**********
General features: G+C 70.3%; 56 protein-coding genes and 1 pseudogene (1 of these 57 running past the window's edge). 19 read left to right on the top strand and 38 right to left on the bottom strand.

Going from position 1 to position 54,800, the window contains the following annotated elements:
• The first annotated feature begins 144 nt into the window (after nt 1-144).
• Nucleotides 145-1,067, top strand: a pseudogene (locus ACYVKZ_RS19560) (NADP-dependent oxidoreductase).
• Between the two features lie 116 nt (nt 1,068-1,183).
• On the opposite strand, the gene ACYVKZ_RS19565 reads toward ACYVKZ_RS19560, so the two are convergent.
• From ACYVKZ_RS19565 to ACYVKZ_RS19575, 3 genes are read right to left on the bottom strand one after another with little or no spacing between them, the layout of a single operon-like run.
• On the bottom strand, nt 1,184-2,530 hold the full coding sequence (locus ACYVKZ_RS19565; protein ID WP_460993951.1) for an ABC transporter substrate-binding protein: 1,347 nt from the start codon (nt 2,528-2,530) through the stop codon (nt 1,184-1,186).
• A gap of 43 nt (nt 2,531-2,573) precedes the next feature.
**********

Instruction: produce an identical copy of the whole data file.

General features: G+C 70.3%; 56 protein-coding genes and 1 pseudogene (1 of these 57 running past the window's edge). 19 read left to right on the top strand and 38 right to left on the bottom strand.

Going from position 1 to position 54,800, the window contains the following annotated elements:
• The first annotated feature begins 144 nt into the window (after nt 1-144).
• Nucleotides 145-1,067, top strand: a pseudogene (locus ACYVKZ_RS19560) (NADP-dependent oxidoreductase).
• Between the two features lie 116 nt (nt 1,068-1,183).
• On the opposite strand, the gene ACYVKZ_RS19565 reads toward ACYVKZ_RS19560, so the two are convergent.
• From ACYVKZ_RS19565 to ACYVKZ_RS19575, 3 genes are read right to left on the bottom strand one after another with little or no spacing between them, the layout of a single operon-like run.
• On the bottom strand, nt 1,184-2,530 hold the full coding sequence (locus ACYVKZ_RS19565; protein ID WP_460993951.1) for an ABC transporter substrate-binding protein: 1,347 nt from the start codon (nt 2,528-2,530) through the stop codon (nt 1,184-1,186).
• A gap of 43 nt (nt 2,531-2,573) precedes the next feature.